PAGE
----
In early 2006, an additional group was formed within CHF that was comprised of CHF’s curatorial and collections management staff and several staff historians. This group, which became known as the curatorial team, was charged with working with the design firm, architects, CHF senior staff, the retired chemists and other experts to develop the storyline, including the content, artefact list, and design. The group would then carry the process through to writing the exhibit text, fabrication, installation, and opening of the new exhibition. The curatorial team would also be the group to fight for the use of the word ‘museum’ and balance the demands of the multiple stakeholders. It was also this group that would educate decision makers about professional museum standards and why exhibition development needed to follow a recognised process.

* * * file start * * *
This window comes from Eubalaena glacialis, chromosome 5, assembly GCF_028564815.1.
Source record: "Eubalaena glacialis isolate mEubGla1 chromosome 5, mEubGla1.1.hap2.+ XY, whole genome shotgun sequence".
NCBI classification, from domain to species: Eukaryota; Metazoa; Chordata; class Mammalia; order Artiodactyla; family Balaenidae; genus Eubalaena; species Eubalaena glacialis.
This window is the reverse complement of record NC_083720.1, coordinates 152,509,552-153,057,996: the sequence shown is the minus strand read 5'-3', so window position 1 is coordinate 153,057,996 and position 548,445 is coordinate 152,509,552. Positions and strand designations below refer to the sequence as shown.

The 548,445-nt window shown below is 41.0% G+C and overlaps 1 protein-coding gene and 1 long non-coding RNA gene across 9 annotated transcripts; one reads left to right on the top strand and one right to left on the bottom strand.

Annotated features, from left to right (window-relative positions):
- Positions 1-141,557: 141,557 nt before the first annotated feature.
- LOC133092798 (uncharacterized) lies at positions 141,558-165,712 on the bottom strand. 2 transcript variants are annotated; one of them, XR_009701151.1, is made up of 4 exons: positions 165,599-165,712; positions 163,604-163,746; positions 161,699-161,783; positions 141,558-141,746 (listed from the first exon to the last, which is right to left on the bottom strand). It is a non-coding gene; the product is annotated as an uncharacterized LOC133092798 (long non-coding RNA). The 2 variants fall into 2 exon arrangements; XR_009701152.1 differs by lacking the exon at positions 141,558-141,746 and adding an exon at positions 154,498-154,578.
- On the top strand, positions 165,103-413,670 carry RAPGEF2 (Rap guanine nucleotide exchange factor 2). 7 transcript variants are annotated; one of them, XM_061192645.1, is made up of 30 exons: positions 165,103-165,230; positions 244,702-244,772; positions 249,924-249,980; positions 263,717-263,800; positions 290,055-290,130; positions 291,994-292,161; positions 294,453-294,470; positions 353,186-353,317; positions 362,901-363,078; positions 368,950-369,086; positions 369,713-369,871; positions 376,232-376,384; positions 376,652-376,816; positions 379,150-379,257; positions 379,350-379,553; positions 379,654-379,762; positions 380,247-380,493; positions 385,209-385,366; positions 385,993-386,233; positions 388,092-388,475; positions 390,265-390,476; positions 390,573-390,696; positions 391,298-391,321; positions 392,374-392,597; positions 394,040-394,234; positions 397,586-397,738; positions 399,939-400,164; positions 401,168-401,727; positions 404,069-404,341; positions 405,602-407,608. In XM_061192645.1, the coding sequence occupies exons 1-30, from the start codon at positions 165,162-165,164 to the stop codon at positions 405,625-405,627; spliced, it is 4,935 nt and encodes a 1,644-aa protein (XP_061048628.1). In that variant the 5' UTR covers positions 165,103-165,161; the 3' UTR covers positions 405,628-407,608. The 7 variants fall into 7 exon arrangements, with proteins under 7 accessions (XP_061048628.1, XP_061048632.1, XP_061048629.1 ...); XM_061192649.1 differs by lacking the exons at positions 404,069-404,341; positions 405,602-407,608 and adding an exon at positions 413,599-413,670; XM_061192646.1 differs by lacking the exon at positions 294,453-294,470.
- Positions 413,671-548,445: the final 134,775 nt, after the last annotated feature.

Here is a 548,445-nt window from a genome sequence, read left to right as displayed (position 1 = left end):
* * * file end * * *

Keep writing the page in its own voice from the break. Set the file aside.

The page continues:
Moving forward with the content and design development based on the narrative and audience assumptions established in the October 2005 planning report rapidly became a challenge, for the concerns and differing opinions of the various parties involved in the planning quickly revealed themselves. The retired chemists who spearheaded the project in the early phases believed that the museum should be focused on the instrumentation that had played such a crucial role in their own careers and that they had worked so tirelessly to collect. They also were enthusiastic about the idea of a museum that would illuminate for the general public the beauty and excitement of chemistry. The retired chemists were not engaged with an idea of a museum targeted towards an audience much like themselves. The retirees also emphasised the importance of communicating the significance of chemistry and why science (and instrumentation in particular) should matter to a general public. For this group, the rescue of the word ‘chemistry’ from years of bad publicity and negative association was a key role for the exhibition, the museum needed to be, in many ways, a redeemer of the discipline in the public eye. They also felt strongly that technical and scientific information needed to be communicated along with historical facts.